Recording Police Activity
Some people mistakenly believe you’re not allowed to record the police, but the Electronic Frontier Foundation correctly explains how this is guaranteed by the First Amendment (even if an officer tells you to stop recording, as one did to an Uber driver in 2017 without realizing the driver was a criminal defense attorney who very much understood his rights; the Sheriff’s Department involved in the matter in North Carolina responded, “not only does the Sheriff agree that it is legal to record encounters, he invites citizens to do so”).
The Municipal Research and Services Center also points out:
Citizens lawfully present at the scene of police activity may express verbal criticism—even profane and abusive criticism—towards police officers carrying out their duties so long as the citizens do not physically touch the officers or issue threatening statements or movements.
In other words, the First Amendment generally protects protesters’ rights in police encounters, so long as they remain nonviolent in their actions and nonthreatening in their language.
Without video footage of George Floyd’s death, there might have never been such widespread protests and murder/manslaughter charges against the police officers involved. Without video footage of Buffalo, NY police pushing over a 75 year-old man and leaving him to bleed on the ground, the officers might not have been investigated and suspended without pay.
There is an entire Google Spreadsheet with videos of police brutality during the George Floyd protests, which would not have been possible if people didn’t record police activity at protests. For more information on public recording laws and tips for filming protests and suspected police abuse, check out Witness.org’s helpful guide.
Freedom of assembly has arguably been one of the more under-appreciated rights outlined in the First Amendment of the Constitution, but it’s certainly on full display in protests around the world in 2020.
As the Library of Congress explained,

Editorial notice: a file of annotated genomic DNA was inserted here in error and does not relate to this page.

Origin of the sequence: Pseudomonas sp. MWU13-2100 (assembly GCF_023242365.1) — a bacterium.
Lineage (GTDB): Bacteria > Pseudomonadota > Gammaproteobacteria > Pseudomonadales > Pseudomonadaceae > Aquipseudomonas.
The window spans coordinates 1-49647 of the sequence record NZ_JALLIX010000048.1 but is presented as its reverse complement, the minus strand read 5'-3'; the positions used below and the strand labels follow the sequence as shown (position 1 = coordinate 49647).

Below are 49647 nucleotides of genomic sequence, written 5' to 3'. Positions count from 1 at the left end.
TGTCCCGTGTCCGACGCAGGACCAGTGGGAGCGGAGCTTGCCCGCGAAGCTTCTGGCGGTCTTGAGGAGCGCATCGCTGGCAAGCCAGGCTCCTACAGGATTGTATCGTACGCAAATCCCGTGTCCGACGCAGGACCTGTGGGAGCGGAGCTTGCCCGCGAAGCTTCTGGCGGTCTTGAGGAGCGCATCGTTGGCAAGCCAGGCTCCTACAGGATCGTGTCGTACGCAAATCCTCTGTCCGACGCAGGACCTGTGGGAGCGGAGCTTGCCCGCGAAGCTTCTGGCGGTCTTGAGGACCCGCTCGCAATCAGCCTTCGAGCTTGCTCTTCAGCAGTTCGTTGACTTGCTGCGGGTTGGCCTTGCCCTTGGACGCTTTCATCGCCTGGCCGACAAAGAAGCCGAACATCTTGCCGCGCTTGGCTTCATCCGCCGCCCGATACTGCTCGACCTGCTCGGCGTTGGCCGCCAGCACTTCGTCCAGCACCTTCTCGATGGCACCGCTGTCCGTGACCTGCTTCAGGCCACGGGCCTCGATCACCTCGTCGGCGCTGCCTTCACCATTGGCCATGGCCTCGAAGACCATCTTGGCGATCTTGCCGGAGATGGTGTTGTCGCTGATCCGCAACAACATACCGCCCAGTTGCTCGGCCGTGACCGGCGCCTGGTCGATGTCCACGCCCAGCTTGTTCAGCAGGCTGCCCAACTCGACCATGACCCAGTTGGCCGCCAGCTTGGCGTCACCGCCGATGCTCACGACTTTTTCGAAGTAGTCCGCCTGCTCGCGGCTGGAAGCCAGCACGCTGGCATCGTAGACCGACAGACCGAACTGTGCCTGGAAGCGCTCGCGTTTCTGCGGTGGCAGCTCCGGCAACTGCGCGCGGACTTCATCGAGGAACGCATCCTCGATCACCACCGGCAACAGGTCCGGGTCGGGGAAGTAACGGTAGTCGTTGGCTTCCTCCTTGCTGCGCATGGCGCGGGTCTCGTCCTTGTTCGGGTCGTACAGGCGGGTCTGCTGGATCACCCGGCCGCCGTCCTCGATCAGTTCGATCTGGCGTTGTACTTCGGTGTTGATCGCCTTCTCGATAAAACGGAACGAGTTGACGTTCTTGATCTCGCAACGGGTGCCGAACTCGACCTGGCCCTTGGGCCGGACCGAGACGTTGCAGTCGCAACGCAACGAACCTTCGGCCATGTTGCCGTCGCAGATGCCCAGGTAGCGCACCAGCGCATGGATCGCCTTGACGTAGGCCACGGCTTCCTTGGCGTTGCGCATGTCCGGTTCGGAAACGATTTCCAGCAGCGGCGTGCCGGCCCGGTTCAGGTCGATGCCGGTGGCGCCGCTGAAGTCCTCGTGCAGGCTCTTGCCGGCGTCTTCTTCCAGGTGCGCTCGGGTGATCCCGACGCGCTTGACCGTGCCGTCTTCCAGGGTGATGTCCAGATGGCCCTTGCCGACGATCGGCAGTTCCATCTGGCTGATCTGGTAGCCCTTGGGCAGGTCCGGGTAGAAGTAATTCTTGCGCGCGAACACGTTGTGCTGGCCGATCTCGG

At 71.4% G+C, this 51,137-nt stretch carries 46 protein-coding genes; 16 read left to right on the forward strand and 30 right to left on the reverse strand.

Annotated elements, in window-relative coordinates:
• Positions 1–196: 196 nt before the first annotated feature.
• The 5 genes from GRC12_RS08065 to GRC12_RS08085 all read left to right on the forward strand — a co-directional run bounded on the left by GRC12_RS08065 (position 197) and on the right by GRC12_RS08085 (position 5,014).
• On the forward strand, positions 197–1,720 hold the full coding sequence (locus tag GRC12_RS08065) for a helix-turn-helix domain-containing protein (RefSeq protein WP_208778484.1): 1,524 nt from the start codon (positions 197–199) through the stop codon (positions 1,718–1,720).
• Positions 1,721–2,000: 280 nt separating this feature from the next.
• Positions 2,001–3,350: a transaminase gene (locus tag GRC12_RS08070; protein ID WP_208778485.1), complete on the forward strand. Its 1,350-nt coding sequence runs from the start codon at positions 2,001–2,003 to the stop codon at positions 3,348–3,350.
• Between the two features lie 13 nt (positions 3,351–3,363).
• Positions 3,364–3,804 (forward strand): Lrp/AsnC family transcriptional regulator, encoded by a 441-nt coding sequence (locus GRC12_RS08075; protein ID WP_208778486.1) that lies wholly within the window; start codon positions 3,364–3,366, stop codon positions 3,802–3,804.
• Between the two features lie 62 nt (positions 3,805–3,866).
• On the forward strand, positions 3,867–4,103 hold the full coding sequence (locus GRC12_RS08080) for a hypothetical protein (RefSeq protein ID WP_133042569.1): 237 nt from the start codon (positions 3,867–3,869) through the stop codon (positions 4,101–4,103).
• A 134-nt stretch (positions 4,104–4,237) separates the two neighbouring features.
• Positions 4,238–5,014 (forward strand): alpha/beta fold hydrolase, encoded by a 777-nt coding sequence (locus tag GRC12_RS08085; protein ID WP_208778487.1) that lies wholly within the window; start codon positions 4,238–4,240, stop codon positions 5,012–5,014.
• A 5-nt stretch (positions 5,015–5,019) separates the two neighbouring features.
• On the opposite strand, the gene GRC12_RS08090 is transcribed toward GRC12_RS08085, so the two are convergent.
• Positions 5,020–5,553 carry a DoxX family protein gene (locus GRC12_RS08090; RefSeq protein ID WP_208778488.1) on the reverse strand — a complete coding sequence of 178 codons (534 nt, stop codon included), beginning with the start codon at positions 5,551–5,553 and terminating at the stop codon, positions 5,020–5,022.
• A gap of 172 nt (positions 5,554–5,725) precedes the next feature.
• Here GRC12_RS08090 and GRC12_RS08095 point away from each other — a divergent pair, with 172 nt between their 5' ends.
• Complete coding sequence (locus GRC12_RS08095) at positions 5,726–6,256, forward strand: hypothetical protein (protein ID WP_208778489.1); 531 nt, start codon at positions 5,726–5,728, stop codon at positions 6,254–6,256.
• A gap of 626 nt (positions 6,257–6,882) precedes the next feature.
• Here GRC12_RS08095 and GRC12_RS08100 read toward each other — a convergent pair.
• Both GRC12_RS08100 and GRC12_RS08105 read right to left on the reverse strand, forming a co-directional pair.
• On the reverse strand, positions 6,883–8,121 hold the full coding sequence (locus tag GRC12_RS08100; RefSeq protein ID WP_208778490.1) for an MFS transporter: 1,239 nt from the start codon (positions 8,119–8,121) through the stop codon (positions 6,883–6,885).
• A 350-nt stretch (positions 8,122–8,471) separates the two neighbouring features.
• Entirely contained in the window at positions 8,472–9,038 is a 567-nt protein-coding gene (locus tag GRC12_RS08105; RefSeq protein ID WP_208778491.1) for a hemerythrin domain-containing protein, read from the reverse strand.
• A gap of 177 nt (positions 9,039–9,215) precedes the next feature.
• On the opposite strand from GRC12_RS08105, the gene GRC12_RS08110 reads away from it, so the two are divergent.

The Supreme Court of the United States has held that the First Amendment protects the right to conduct a peaceful public assembly. The right to assemble is not, however, absolute. Government officials cannot simply prohibit a public assembly in their own discretion, but the government can impose restrictions on the time, place, and manner of peaceful assembly, provided that constitutional safeguards are met. Time, place, and manner restrictions are permissible so long as they “are justified without reference to the content of the regulated speech, . . . are narrowly tailored to serve a significant governmental interest, and . . . leave open ample alternative channels for communication of the information.”
Around the world, the freedom to peacefully assemble is recognized in a majority of countries, though Sweden and the U.S. require a permit or some form of authorization for organized protests, whereas other countries typically require only advance notification.
Given the importance of protests and the public health dilemmas associated with large gatherings of people in the year 2020, let’s explore some of the common myths and misconceptions surrounding Americans’ right to peacefully assemble in public:
Myth #1: “You Always Need a Permit”
The real answer is much more complicated, as the ACLU points out. You do not need a permit if you’re planning to march in a way that doesn’t block pedestrian or automotive traffic (e.g., smaller groups marching on sidewalks), but you’ll need a permit if you’re planning a larger protest requiring potential street shutdowns and/or audio equipment for a crowded rally.
Protest permits typically cannot be denied simply due to controversial or unpopular opinions expressed by protesters, though public safety has been cited as a common reason for dispersing protests (especially during a pandemic). There may be a fee involved for the permit, but the ACLU further explains that you should be able to get the fee waived if it’s too cost-prohibitive.
Myth #2: “You Can’t Record Certain Public Spaces and Figures”
States have different laws about using an audio/visual recording device in public places, but there are general legal protections for recording in public, including:
- Police officers cannot demand that you stop recording and/or delete recordings or photos on your phone unless you are genuinely interfering with their law enforcement duties.
- You are able to record people in public unless there’s a “reasonable expectation of privacy.”
- There may be a difference between types of content that are protected, depending on your state (visual is typically legally protected, but audio might be more of an issue).
Myth #3: “Peaceful Protests Don’t Lead to Real Change”
As Global Citizen pointed out, there have been many nonviolent protests that have spurred change around the world, with one of the most fascinating example being how Estonians collectively sang their way out of the Soviet Union beginning with the “Singing Revolution” in 1988.
2020 is truly a historical moment for the United States, and we are closely watching the many major news stories pertaining to civic activism and First Amendment rights. Time will tell what societal changes arise from the George Floyd protests and other legal battles over civic liberties like publicly congregating for protests or religious services.
In the meantime, First Amendment Voice has you covered with the latest updates on the protests, free speech laws, state of religious freedom in the midst of a public health crisis, and so much more.